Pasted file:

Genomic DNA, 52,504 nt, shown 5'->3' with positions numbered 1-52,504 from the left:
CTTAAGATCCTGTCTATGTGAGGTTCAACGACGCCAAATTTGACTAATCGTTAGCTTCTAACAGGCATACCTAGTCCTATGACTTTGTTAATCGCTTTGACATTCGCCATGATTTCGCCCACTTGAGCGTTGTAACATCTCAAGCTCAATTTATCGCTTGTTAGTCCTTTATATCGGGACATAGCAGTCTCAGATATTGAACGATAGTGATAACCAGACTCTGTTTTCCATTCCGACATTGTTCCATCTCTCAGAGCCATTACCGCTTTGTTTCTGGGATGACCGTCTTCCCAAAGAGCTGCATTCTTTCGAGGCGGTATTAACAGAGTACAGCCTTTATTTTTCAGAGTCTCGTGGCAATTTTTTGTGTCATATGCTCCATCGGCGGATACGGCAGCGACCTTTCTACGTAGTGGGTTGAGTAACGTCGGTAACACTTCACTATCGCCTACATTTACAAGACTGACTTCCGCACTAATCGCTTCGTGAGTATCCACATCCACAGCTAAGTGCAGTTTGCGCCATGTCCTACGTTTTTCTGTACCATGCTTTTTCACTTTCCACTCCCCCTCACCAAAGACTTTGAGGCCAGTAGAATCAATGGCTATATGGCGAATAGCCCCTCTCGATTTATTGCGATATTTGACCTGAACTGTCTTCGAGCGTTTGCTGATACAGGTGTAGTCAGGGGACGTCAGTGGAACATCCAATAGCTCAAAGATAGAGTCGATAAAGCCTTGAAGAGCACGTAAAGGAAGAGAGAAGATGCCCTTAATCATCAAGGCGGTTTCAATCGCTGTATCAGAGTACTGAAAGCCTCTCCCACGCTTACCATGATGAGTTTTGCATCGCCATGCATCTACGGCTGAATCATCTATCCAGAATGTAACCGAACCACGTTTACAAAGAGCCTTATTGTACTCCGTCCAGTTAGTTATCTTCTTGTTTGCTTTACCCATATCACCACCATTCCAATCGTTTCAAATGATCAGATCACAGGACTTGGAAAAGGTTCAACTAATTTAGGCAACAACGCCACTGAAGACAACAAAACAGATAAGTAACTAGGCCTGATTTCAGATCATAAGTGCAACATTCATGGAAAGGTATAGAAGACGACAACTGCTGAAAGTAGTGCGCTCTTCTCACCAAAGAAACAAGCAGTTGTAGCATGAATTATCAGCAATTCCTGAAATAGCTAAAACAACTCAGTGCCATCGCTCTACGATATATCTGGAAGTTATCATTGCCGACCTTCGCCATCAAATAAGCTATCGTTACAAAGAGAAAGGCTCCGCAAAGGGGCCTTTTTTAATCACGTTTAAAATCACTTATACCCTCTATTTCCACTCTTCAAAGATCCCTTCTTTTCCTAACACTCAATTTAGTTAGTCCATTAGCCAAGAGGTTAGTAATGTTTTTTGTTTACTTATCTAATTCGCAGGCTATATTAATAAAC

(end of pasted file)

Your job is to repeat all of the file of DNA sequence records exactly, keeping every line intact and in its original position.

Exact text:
Genomic DNA, 52,504 nt, shown 5'->3' with positions numbered 1-52,504 from the left:
CTTAAGATCCTGTCTATGTGAGGTTCAACGACGCCAAATTTGACTAATCGTTAGCTTCTAACAGGCATACCTAGTCCTATGACTTTGTTAATCGCTTTGACATTCGCCATGATTTCGCCCACTTGAGCGTTGTAACATCTCAAGCTCAATTTATCGCTTGTTAGTCCTTTATATCGGGACATAGCAGTCTCAGATATTGAACGATAGTGATAACCAGACTCTGTTTTCCATTCCGACATTGTTCCATCTCTCAGAGCCATTACCGCTTTGTTTCTGGGATGACCGTCTTCCCAAAGAGCTGCATTCTTTCGAGGCGGTATTAACAGAGTACAGCCTTTATTTTTCAGAGTCTCGTGGCAATTTTTTGTGTCATATGCTCCATCGGCGGATACGGCAGCGACCTTTCTACGTAGTGGGTTGAGTAACGTCGGTAACACTTCACTATCGCCTACATTTACAAGACTGACTTCCGCACTAATCGCTTCGTGAGTATCCACATCCACAGCTAAGTGCAGTTTGCGCCATGTCCTACGTTTTTCTGTACCATGCTTTTTCACTTTCCACTCCCCCTCACCAAAGACTTTGAGGCCAGTAGAATCAATGGCTATATGGCGAATAGCCCCTCTCGATTTATTGCGATATTTGACCTGAACTGTCTTCGAGCGTTTGCTGATACAGGTGTAGTCAGGGGACGTCAGTGGAACATCCAATAGCTCAAAGATAGAGTCGATAAAGCCTTGAAGAGCACGTAAAGGAAGAGAGAAGATGCCCTTAATCATCAAGGCGGTTTCAATCGCTGTATCAGAGTACTGAAAGCCTCTCCCACGCTTACCATGATGAGTTTTGCATCGCCATGCATCTACGGCTGAATCATCTATCCAGAATGTAACCGAACCACGTTTACAAAGAGCCTTATTGTACTCCGTCCAGTTAGTTATCTTCTTGTTTGCTTTACCCATATCACCACCATTCCAATCGTTTCAAATGATCAGATCACAGGACTTGGAAAAGGTTCAACTAATTTAGGCAACAACGCCACTGAAGACAACAAAACAGATAAGTAACTAGGCCTGATTTCAGATCATAAGTGCAACATTCATGGAAAGGTATAGAAGACGACAACTGCTGAAAGTAGTGCGCTCTTCTCACCAAAGAAACAAGCAGTTGTAGCATGAATTATCAGCAATTCCTGAAATAGCTAAAACAACTCAGTGCCATCGCTCTACGATATATCTGGAAGTTATCATTGCCGACCTTCGCCATCAAATAAGCTATCGTTACAAAGAGAAAGGCTCCGCAAAGGGGCCTTTTTTAATCACGTTTAAAATCACTTATACCCTCTATTTCCACTCTTCAAAGATCCCTTCTTTTCCTAACACTCAATTTAGTTAGTCCATTAGCCAAGAGGTTAGTAATGTTTTTTGTTTACTTATCTAATTCGCAGGCTATATTAATAAAC